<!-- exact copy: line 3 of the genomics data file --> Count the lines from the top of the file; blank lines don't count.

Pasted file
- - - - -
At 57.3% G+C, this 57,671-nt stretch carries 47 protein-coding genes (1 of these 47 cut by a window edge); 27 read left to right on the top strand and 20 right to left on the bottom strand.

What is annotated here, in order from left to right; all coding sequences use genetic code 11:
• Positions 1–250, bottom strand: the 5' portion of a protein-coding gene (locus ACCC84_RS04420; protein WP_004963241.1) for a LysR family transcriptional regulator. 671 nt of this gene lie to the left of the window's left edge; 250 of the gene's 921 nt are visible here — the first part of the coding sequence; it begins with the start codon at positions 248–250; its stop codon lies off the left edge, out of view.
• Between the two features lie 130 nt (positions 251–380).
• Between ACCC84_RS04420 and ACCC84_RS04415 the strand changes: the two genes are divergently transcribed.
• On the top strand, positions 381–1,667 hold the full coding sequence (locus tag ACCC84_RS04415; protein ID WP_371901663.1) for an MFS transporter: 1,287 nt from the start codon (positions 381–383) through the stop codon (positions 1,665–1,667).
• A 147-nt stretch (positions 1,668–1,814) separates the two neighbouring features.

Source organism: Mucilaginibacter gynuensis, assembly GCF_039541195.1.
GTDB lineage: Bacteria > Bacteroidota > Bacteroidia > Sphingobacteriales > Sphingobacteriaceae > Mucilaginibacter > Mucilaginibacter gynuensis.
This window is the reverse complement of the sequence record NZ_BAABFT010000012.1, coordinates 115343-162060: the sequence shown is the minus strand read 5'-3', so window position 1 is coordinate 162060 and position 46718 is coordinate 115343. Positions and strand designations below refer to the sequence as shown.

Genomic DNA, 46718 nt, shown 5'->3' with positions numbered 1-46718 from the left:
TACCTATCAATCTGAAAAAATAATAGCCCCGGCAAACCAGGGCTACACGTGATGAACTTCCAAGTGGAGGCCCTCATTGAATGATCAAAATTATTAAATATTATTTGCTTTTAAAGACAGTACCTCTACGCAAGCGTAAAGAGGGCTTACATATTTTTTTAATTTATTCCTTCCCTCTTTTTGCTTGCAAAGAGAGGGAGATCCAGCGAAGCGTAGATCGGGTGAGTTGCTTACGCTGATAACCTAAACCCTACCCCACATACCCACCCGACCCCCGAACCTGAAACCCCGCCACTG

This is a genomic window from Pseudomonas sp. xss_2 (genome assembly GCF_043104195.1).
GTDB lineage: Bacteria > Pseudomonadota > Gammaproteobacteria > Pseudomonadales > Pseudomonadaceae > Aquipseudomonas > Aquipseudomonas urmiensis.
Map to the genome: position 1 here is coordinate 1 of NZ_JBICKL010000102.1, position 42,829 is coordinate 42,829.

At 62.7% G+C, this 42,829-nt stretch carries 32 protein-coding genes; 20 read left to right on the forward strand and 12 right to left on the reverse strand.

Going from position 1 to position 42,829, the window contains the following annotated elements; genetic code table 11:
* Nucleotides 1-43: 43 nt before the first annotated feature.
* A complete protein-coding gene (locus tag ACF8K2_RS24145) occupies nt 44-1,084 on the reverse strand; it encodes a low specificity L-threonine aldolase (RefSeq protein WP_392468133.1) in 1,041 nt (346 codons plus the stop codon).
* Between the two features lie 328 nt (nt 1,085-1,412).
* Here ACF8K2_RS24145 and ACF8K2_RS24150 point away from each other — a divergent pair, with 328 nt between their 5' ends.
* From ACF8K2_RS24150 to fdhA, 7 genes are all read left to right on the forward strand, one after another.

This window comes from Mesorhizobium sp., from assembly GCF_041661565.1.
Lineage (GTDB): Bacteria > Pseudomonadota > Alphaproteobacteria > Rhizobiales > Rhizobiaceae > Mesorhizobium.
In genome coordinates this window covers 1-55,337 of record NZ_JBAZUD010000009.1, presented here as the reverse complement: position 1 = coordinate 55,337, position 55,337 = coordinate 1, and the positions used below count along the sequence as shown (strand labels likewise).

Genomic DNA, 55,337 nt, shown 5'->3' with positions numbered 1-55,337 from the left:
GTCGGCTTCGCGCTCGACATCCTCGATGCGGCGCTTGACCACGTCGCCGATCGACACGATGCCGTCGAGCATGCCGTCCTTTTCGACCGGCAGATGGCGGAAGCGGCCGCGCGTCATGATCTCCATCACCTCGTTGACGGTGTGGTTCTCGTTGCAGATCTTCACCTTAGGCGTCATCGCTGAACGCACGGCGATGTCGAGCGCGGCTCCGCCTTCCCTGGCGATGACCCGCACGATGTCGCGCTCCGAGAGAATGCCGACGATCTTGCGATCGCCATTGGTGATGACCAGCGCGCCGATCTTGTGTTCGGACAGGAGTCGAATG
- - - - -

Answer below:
• Positions 1–250, bottom strand: the 5' portion of a protein-coding gene (locus ACCC84_RS04420; protein WP_004963241.1) for a LysR family transcriptional regulator. 671 nt of this gene lie to the left of the window's left edge; 250 of the gene's 921 nt are visible here — the first part of the coding sequence; it begins with the start codon at positions 248–250; its stop codon lies off the left edge, out of view.